Increase in Acute Flaccid Myelitis- United States, 2018
- Acute flaccid myelitis (AFM) is a rare, but serious paralytic illness, primarily in children, with no proven treatments or methods of prevention. Increases in AFM cases have occurred every other year since 2014, with most cases occurring in late summer and early fall. In 2018, CDC confirmed 228 cases of AFM in 41 states.
- We think viruses likely play a role in AFM. Almost all patients with AFM had a mild respiratory illness or fever consistent with a viral infection before they developed AFM. About half of patients with AFM had evidence of a virus, usually from a respiratory specimen. However, very few patients with AFM had detectable virus in their spinal fluid which is where we would expect to find a pathogen causing the paralysis seen with AFM. CDC has established an AFM task force of national experts in multiple disciplines to help us further understand AFM, including potential causes and risk factors.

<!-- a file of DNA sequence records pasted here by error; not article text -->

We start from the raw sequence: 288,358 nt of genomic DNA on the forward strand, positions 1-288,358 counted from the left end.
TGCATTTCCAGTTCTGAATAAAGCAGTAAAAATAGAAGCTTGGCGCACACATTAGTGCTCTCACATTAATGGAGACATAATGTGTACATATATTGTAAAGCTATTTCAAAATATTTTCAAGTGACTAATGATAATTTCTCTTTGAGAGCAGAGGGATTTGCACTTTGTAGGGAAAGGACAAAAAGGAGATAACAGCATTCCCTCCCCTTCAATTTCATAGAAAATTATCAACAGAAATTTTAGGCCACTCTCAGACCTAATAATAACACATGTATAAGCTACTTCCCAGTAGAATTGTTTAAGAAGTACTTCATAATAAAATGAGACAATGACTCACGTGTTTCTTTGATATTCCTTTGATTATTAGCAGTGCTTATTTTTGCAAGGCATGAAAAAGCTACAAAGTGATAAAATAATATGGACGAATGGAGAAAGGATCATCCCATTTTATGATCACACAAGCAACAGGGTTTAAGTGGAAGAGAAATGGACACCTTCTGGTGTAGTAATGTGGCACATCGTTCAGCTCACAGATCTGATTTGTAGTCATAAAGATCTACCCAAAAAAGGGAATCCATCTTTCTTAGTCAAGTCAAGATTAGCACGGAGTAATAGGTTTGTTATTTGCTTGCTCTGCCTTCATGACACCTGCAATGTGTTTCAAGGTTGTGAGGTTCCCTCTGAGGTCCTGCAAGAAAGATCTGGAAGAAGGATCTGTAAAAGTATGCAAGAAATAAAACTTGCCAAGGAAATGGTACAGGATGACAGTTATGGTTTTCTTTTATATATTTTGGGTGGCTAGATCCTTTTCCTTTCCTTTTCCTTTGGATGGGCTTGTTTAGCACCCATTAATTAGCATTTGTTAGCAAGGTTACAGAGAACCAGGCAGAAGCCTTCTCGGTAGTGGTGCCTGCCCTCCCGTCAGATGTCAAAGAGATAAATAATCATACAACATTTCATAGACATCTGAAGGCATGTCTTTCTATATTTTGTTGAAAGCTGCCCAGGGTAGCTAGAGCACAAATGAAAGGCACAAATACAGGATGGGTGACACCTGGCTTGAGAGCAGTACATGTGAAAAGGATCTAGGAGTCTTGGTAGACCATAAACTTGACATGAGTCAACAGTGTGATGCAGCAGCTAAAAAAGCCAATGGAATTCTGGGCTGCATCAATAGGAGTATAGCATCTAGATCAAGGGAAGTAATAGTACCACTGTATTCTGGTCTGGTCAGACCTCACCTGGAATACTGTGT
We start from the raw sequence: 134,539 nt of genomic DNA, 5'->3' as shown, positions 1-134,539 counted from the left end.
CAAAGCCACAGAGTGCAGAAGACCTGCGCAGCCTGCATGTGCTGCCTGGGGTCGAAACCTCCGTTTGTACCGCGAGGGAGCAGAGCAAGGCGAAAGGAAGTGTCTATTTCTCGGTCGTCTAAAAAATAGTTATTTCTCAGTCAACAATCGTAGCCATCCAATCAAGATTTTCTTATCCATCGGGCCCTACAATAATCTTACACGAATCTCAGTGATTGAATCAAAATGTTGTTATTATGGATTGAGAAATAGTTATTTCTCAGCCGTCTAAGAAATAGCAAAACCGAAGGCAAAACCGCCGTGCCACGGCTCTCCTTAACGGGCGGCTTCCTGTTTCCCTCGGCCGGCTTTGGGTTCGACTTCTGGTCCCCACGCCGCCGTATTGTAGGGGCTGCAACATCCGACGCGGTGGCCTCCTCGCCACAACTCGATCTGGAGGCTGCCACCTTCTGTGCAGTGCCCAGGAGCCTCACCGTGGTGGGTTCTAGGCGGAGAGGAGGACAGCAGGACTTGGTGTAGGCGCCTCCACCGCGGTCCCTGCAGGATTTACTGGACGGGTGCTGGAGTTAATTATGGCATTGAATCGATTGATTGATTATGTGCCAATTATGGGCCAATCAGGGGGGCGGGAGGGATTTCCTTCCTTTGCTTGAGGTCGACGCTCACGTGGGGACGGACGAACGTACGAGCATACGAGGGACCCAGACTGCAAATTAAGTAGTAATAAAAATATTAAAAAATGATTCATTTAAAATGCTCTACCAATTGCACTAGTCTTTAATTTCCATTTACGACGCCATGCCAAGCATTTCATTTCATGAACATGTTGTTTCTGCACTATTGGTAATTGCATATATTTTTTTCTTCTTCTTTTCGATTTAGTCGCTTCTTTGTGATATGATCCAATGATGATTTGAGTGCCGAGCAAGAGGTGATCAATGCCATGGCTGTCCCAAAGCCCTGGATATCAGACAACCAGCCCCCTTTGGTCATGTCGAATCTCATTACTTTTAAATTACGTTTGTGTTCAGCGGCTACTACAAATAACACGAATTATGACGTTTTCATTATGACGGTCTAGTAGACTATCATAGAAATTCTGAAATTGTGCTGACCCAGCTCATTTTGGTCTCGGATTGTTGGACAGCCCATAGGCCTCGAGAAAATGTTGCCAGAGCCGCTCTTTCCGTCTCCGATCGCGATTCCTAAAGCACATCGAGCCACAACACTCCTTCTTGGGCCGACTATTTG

- Parents and caregivers should seek medical care right away for a child who develops sudden limb weakness. Clinicians should be vigilant for acute flaccid limb weakness and immediately report these cases to their health departments.
“Enteroviruses have been implicated in AFM but these infections are common, especially in children, and most people recover. We don’t know why a small number of people develop AFM. The more we know about AFM risk factors, potential causes, and how the disease develops, the better we will be able to develop treatment and prevention strategies.”
– Susannah McKay, PhD, MPH, EIS Class of 2017
CDC Media Relations
Susannah McKay, PhD, MPH,
EIS Class of 2017
CDC National Center for Immunization and Respiratory Diseases
Division of Viral Diseases
Education: PhD UC San Diego
MPH UC Berkeley
BA Rice University
Work Experience: Epidemiologist: California Department of Public Health (Richmond)
Postdoctoral Fellow: UC Berkeley, Department of Molecular and Cellular Biology Peace Corps Volunteer, Republic of Vanuatu
Volunteer Experience: Science Outreach Co-chair, Association for Women in Science (AWIS), La Jolla, California
NSF Peer advocate for GUIDE (Graduates United in the Interests of Diversity and Equity), UC San Diego
Stars Summer Program Mentor, UC LEADS (Leadership Excellence through Advanced DegreeS), UC San Diego, California